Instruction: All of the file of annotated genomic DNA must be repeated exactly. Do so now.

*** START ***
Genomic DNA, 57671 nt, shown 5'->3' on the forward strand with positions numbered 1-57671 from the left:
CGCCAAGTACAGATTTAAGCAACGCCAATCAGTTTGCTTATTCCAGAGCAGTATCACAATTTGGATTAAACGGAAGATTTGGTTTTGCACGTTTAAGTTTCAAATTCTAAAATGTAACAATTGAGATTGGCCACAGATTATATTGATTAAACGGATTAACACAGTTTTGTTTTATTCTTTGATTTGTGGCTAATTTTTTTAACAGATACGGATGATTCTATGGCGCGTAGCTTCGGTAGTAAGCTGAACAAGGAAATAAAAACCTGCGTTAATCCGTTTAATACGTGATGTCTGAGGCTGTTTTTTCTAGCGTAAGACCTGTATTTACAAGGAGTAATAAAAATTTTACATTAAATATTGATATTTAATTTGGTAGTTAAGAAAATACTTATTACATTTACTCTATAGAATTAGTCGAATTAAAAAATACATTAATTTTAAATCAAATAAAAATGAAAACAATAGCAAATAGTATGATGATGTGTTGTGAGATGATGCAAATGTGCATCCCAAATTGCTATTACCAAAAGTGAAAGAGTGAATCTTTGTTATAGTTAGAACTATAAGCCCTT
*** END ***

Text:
Genomic DNA, 57671 nt, shown 5'->3' on the forward strand with positions numbered 1-57671 from the left:
CGCCAAGTACAGATTTAAGCAACGCCAATCAGTTTGCTTATTCCAGAGCAGTATCACAATTTGGATTAAACGGAAGATTTGGTTTTGCACGTTTAAGTTTCAAATTCTAAAATGTAACAATTGAGATTGGCCACAGATTATATTGATTAAACGGATTAACACAGTTTTGTTTTATTCTTTGATTTGTGGCTAATTTTTTTAACAGATACGGATGATTCTATGGCGCGTAGCTTCGGTAGTAAGCTGAACAAGGAAATAAAAACCTGCGTTAATCCGTTTAATACGTGATGTCTGAGGCTGTTTTTTCTAGCGTAAGACCTGTATTTACAAGGAGTAATAAAAATTTTACATTAAATATTGATATTTAATTTGGTAGTTAAGAAAATACTTATTACATTTACTCTATAGAATTAGTCGAATTAAAAAATACATTAATTTTAAATCAAATAAAAATGAAAACAATAGCAAATAGTATGATGATGTGTTGTGAGATGATGCAAATGTGCATCCCAAATTGCTATTACCAAAAGTGAAAGAGTGAATCTTTGTTATAGTTAGAACTATAAGCCCTT